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New Paper forthcoming in the Journal of Organizational Behavior

All Set in Stone? How Essentialist Beliefs About Aging Affect Older Workers’ Motivation to Continue Working Beyond Retirement Age

News vom 30.05.2022

Prof. Weiss has a new paper forthcoming in the Journal of Organizational Behavior.

In an interdisciplinary research project with lifespan researcher Dr. David Weiss (University of Halle-Wittenberg) and work and organizational psychologist Prof. Hannes Zacher (Leipzig University), Prof. Weiss investigated how beliefs about aging or aging mindsets affect older workers' motivation to continue working beyond the traditional retirement age. This is an important issue as population aging requires organizations to motivate older workers to continue working for as long as possible, even after their official retirement age. Previous research has suggested that finances, health, and work conditions are important factors in retirement decisions. However, the importance of age-related beliefs in this context has not been scrutinized so far. Research from lifespan psychology suggests that people differ in how they view the aging process with significant implications for their cognitive functioning and outlook on life. Thus, in this project, the authors investigated how essentialist beliefs about aging (i.e., believing that the aging process is genetically determined and set in stone) affect older workers' motivation to continue working beyond retirement. Conducting a longitudinal study (N = 617) as well as an experiment (N = 358) with workers aged 40-65 years, the authors found that workers who view aging as a more malleable, flexible process (nonessentialist view), where motivated to work longer than those who believe that aging is a more fixed, genetically determined process (essentialist view). While the longitudinal survey study confirmed that essentialist beliefs about aging are relatively stable over time, the experiment showed that these beliefs can, nevertheless, be affected through a relatively simple intervention. These findings entail important theoretical implications for scholarship on work motivation and retirement across the life span and provide helpful practical implications for organizations in the context of an aging workforce.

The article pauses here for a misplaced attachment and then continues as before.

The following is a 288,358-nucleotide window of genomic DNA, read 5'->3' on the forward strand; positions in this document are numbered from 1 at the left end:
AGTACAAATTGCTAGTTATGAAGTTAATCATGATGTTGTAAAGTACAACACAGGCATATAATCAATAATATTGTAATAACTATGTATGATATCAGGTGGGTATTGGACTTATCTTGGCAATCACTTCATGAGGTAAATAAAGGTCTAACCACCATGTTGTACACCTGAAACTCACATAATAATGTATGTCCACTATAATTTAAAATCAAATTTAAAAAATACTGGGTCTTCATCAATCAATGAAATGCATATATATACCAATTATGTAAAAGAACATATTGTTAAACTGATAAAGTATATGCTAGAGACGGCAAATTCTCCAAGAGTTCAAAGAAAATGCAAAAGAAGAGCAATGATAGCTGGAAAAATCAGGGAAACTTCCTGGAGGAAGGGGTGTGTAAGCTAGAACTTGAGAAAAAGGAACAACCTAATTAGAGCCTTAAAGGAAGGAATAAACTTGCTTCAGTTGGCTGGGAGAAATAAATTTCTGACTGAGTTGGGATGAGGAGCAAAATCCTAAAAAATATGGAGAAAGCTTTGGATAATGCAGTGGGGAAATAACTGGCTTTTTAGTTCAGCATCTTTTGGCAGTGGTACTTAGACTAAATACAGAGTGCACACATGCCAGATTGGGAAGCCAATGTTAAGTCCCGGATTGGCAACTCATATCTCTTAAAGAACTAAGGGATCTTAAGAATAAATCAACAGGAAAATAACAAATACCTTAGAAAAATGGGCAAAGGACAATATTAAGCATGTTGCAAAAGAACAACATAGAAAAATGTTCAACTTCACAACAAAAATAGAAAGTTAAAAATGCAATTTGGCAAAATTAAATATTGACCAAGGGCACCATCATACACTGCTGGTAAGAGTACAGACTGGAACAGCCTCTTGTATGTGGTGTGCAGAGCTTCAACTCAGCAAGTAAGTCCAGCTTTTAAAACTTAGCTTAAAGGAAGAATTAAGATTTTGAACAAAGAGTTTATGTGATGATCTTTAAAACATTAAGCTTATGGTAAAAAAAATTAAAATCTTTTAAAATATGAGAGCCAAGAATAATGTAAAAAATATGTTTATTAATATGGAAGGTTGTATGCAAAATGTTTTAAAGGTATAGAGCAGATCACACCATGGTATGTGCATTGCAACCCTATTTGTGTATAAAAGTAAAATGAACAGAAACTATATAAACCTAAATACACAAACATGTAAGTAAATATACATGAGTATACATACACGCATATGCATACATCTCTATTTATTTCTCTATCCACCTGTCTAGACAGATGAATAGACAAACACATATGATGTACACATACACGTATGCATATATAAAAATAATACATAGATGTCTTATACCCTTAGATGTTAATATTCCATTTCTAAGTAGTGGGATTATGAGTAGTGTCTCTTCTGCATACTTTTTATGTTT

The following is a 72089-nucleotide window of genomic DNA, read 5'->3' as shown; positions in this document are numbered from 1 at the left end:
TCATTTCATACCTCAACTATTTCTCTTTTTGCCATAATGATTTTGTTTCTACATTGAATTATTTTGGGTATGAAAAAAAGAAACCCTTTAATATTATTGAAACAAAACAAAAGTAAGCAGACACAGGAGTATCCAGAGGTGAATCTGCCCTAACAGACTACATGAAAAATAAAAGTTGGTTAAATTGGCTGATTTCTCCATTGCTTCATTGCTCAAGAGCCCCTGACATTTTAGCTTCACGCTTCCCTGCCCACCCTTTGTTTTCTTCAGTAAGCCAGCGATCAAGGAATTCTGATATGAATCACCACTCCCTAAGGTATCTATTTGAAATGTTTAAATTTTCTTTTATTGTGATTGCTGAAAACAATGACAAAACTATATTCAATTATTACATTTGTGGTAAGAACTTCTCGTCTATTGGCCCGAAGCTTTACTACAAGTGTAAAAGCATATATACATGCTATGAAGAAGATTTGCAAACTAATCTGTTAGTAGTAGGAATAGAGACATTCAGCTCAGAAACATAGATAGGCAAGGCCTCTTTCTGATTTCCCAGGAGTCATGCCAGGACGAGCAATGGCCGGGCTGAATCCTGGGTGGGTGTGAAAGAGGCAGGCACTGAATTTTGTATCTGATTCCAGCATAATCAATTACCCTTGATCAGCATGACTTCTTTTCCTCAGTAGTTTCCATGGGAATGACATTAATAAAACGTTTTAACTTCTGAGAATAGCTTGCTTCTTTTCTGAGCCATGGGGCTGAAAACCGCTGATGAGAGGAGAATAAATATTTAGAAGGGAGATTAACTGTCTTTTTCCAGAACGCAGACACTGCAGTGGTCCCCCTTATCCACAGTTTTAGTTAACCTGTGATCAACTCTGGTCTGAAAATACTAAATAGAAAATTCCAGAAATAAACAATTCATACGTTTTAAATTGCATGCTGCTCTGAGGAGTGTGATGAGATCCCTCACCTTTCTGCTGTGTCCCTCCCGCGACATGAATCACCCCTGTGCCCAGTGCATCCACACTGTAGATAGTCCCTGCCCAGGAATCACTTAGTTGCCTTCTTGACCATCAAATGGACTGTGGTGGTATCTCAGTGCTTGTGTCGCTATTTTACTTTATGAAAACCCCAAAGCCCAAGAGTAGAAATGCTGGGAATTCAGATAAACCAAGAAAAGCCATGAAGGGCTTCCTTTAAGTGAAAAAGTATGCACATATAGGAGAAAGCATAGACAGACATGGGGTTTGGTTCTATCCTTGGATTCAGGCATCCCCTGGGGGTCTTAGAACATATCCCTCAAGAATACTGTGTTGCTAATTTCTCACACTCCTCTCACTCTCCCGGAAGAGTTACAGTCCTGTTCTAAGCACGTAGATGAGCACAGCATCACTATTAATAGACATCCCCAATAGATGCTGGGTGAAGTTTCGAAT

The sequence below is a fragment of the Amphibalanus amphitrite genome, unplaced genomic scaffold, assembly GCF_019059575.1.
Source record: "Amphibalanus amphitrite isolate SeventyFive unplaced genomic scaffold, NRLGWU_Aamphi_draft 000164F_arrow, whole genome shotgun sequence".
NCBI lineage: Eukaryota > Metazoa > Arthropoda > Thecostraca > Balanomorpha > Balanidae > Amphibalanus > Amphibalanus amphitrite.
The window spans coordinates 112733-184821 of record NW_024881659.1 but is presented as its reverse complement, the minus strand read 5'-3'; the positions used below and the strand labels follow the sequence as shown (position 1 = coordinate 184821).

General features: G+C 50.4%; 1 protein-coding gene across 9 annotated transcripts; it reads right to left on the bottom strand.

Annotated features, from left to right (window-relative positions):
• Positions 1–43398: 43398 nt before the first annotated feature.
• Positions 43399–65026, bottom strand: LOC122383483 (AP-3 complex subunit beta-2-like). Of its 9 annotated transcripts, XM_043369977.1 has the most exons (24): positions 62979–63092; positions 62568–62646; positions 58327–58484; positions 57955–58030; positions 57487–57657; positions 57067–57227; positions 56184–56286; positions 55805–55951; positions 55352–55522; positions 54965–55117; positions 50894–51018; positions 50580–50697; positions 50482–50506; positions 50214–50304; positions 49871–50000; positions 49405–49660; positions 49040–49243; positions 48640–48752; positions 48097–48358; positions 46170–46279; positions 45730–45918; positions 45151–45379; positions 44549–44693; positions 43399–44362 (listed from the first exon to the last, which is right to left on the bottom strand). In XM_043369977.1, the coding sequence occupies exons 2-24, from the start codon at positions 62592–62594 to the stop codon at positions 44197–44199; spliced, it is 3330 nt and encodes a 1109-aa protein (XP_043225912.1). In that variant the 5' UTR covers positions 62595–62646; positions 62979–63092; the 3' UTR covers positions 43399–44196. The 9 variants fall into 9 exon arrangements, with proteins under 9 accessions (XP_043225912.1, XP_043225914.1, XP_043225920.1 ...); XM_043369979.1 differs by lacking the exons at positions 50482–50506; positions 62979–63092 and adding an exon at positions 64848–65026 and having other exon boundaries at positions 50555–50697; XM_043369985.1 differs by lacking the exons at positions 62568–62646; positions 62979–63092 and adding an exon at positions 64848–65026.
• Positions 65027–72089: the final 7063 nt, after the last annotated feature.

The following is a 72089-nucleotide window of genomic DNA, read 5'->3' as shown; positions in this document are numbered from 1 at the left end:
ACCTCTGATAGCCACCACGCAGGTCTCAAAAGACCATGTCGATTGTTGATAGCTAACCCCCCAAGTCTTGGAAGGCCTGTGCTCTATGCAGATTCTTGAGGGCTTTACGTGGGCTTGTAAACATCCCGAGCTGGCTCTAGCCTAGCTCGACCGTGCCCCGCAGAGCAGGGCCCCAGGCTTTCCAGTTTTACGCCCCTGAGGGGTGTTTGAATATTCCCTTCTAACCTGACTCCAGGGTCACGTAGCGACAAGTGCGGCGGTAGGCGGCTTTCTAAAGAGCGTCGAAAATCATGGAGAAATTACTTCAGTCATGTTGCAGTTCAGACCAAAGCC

The Journal of Organizational Behavior is one the most prestigious journals in the fields of OB/HRM (AJG-List 2021; Rank 4).

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